__. I feel that the "field repair" that we did really isn't meant to last so I'll obtain a new sensor that hasn't had the wiring leads ripped out of it. But for what we needed to do to get the bus moving again, we were successful.
Bruce Henderson, Wallace NC USA

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Re: Daimler Fleetline Transmission (long post)

My last offer for tonight.

Brown and blue wires in a grey harness are respectively live and neutral in the European household wiring convention (earth is green/yellow striped by the way). Whatever you've found is clearly a bodge and not original equipment, so it might be anything! Best of British luck! -as we say.

Re: Daimler Fleetline Transmission (long post)

__. Thank you for this information. The blue wire in the harness appears to have a slate (grey) tracer but it's hard to tell. Despite this, I'm inclined to agree that your suggestion of it's being a bodge is on mark.

__. My big problem now is that I can't find any place where the other end of the broken wire may have been broken from. I don't mind a "field-repair" (aka "bodge") to get the speedo up and running again but I can't find the wire pair that runs from the engine compartment up to the speedo.

__. A seller on EBay a couple of weeks ago was selling a Fleetline workshop manual dated 1977. This manual was advertised as having electrical diagrams and brake circuit diagrams. Unfortunately, I was outbid for this. I have a manual that I think dates from about 1972; this was provided by a very helpful correspondent. This manual is helpful in many ways but it doesn't have the electrical diagrams. Does anyone have a copy of the 1977 Fleetline manual? I'm only interested in the information so it's not necessary to get an original or historic manual -- a photocopy will be fine. Many thanks, Bruce Henderson, North Carolina USA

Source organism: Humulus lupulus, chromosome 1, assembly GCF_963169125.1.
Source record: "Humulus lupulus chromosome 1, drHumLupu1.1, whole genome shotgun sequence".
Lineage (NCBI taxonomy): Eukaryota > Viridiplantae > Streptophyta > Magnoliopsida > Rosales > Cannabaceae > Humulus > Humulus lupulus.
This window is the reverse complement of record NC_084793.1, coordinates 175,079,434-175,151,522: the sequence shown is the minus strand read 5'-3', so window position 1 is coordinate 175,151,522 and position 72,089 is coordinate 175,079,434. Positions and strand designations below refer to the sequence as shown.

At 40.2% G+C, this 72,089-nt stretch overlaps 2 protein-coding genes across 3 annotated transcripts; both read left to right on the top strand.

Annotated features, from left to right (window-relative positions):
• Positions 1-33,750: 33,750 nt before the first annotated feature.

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Re: Daimler Fleetline Transmission (long post)

Bruce do you still have the e-bay Item number maybe I can approch the person that won it and ask to borrow the manual and make a copy of it. and then you can get a copy and the club will have one also , when ever anyone sees Bus manuals on E-bay PLEASE let me know I'll out bid most bidders becuase we have club funds just for this purpose.

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Re: Daimler Fleetline Transmission (long post)

Bruce:

I'm getting very cynical in my old age! Having found a 1977 Fleetline wiring diagram in the Keighley Bus Museum archive, the speedo generator does indeed have blue and brown wires leading from it.

Let me have your postal address and I'll send you a copy of the diagram, but in the meantime:

The brown wire goes to a line connector whence it emerges as a black wire to the rear junction box, thence it is a black & lilac wire to terminal 18 on the speedo head.

The blue wire goes to another line connector, where it becomes red as far as the rear junction box, then maroon to terminal 19 on the speedo head.

Hope this helps.

David

Daimler Fleetlines Transmission (long post)